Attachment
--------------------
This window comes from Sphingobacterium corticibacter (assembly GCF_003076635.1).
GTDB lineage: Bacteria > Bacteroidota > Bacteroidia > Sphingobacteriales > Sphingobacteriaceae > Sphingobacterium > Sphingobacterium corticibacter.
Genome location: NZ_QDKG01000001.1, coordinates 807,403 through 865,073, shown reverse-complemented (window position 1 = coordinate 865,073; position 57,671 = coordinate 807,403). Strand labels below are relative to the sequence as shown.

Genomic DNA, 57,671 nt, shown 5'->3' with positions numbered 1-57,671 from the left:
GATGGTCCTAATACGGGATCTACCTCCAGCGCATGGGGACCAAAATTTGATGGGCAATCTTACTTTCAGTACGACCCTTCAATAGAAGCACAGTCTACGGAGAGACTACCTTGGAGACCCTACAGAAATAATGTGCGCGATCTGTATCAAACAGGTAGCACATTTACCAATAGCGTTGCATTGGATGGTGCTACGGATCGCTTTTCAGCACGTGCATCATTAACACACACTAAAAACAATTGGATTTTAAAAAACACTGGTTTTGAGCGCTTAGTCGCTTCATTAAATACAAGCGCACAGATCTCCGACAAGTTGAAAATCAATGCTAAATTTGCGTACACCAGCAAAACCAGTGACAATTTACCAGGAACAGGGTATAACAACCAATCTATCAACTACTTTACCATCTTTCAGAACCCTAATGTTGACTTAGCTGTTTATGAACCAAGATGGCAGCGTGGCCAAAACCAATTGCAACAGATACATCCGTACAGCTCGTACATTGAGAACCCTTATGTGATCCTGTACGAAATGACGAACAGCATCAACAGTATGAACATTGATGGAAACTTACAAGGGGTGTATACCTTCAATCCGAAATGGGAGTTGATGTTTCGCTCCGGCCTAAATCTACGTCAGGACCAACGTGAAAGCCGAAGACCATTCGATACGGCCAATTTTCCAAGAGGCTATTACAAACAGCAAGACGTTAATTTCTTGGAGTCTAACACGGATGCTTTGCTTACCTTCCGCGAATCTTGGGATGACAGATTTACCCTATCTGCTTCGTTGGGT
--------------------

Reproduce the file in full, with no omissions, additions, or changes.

This window comes from Sphingobacterium corticibacter (assembly GCF_003076635.1).
GTDB lineage: Bacteria > Bacteroidota > Bacteroidia > Sphingobacteriales > Sphingobacteriaceae > Sphingobacterium > Sphingobacterium corticibacter.
Genome location: NZ_QDKG01000001.1, coordinates 807,403 through 865,073, shown reverse-complemented (window position 1 = coordinate 865,073; position 57,671 = coordinate 807,403). Strand labels below are relative to the sequence as shown.

Genomic DNA, 57,671 nt, shown 5'->3' with positions numbered 1-57,671 from the left:
GATGGTCCTAATACGGGATCTACCTCCAGCGCATGGGGACCAAAATTTGATGGGCAATCTTACTTTCAGTACGACCCTTCAATAGAAGCACAGTCTACGGAGAGACTACCTTGGAGACCCTACAGAAATAATGTGCGCGATCTGTATCAAACAGGTAGCACATTTACCAATAGCGTTGCATTGGATGGTGCTACGGATCGCTTTTCAGCACGTGCATCATTAACACACACTAAAAACAATTGGATTTTAAAAAACACTGGTTTTGAGCGCTTAGTCGCTTCATTAAATACAAGCGCACAGATCTCCGACAAGTTGAAAATCAATGCTAAATTTGCGTACACCAGCAAAACCAGTGACAATTTACCAGGAACAGGGTATAACAACCAATCTATCAACTACTTTACCATCTTTCAGAACCCTAATGTTGACTTAGCTGTTTATGAACCAAGATGGCAGCGTGGCCAAAACCAATTGCAACAGATACATCCGTACAGCTCGTACATTGAGAACCCTTATGTGATCCTGTACGAAATGACGAACAGCATCAACAGTATGAACATTGATGGAAACTTACAAGGGGTGTATACCTTCAATCCGAAATGGGAGTTGATGTTTCGCTCCGGCCTAAATCTACGTCAGGACCAACGTGAAAGCCGAAGACCATTCGATACGGCCAATTTTCCAAGAGGCTATTACAAACAGCAAGACGTTAATTTCTTGGAGTCTAACACGGATGCTTTGCTTACCTTCCGCGAATCTTGGGATGACAGATTTACCCTATCTGCTTCGTTGGGT